Last week I was enjoying a glass of hot spiced wine in a cozy Andersonville tavern, when I came across a stack of flyers that killed my holiday buzz. In perhaps their most dishonest strategy to deep-six the CTA’s Ashland bus rapid transit plan, Roger Romanelli’s opposition group the Ashland-Western Coalition has been distributing handbills in the neighborhood painting the AWC as a transit advocacy organization. They’re hoping that their call to extend Ashland bus service north to Andersonville, as part of their watered-down Modern Express Bus counter-proposal, will attract local transit riders to their cause.
MEB, billed as a cheaper, less-disruptive alternative to BRT, would really just be bringing back the old 10.3 mph #X9 Ashland Express, but it would actually run even slower because it would make almost three times as many stops. The proposal includes various expensive bells and whistles, like installing heated shelters at every stop and hiring onboard “bus marshals” to assist passengers, but the coalition hasn’t provided a cost estimate.
The chief virtue of the proposal to the AWC members is that it eliminates the dedicated bus lanes and left-turn prohibitions of the BRT plan. However, those are key elements that will allow for nearly doubling bus speeds to 15.9 mph, including stops, comparably fast as driving. That’s what’s necessary if we want to make the bus so appealing that people will leave their cars at home. The purpose of MEB is not to speed up buses, but to prevent the city from making real improvements to bus service, so that some people don’t have to adjust their driving habits.
In its new flyer, the AWC tries to recruit more members with the promise of extending Ashland bus service north 2.3 miles to Clark. While many residents of progressive, transit-friendly Andersonville would likely support extending the bus line, the flyer designed to win them over is a Trojan horse. It’s an extreme example of the basic dishonesty of the AWC, an anti-transit group posing as bus advocates.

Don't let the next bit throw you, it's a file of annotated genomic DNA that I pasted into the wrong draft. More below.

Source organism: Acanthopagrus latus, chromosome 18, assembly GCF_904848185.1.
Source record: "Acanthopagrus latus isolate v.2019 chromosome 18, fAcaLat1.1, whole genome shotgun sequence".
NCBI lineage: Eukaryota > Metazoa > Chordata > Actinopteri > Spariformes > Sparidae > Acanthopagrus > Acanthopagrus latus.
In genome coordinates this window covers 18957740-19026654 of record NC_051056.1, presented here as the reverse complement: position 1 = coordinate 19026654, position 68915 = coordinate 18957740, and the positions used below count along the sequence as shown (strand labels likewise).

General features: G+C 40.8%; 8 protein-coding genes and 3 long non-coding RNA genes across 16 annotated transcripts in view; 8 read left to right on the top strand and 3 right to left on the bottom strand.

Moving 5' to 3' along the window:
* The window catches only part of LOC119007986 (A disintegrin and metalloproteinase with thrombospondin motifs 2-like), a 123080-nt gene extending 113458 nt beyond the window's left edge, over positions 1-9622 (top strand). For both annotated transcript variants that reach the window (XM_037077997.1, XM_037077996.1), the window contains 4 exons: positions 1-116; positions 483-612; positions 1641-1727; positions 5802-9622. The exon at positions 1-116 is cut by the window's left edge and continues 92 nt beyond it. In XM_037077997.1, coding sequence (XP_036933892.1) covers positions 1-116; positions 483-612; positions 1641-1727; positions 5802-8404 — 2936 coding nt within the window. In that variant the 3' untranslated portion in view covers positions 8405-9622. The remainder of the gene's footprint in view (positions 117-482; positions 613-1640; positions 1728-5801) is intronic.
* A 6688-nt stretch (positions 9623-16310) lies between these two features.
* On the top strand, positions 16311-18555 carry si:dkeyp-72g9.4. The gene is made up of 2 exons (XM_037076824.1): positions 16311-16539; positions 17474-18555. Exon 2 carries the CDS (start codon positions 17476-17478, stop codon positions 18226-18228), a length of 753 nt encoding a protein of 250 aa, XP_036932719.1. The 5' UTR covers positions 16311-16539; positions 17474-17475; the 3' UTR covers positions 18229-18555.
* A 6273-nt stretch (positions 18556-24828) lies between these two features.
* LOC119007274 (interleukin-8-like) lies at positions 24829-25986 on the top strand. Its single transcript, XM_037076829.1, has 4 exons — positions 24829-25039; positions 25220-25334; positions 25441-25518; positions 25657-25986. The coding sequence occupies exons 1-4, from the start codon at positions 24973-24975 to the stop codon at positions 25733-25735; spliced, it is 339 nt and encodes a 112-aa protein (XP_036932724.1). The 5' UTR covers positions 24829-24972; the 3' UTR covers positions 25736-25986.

Almost all of the language on the handbill is about the benefits of extended service. “Easy, fast & reliable service to Ravenswood, Uptown and Andersonville,” “Less vehicles & traffic congestion,” and “New economic & community development” are all, in fact, valid arguments for extending the route north. Of course, any Andersonville resident who is drawn in by the cheerful, pro-transit copy on the flyer and visits the AWC’s website will get a rude awakening when they see the group is really about blocking better bus service.
Whether or not you live in a neighborhood that will be served by the Ashland BRT, if you want fast, efficient bus transit to be an option for your community in the future, it makes sense to support the plan. Despite what this deceptive handbill would have you believe, Romanelli and his followers are basically trying to prevent fast buses from ever becoming a reality by killing the first demonstration of how BRT would work.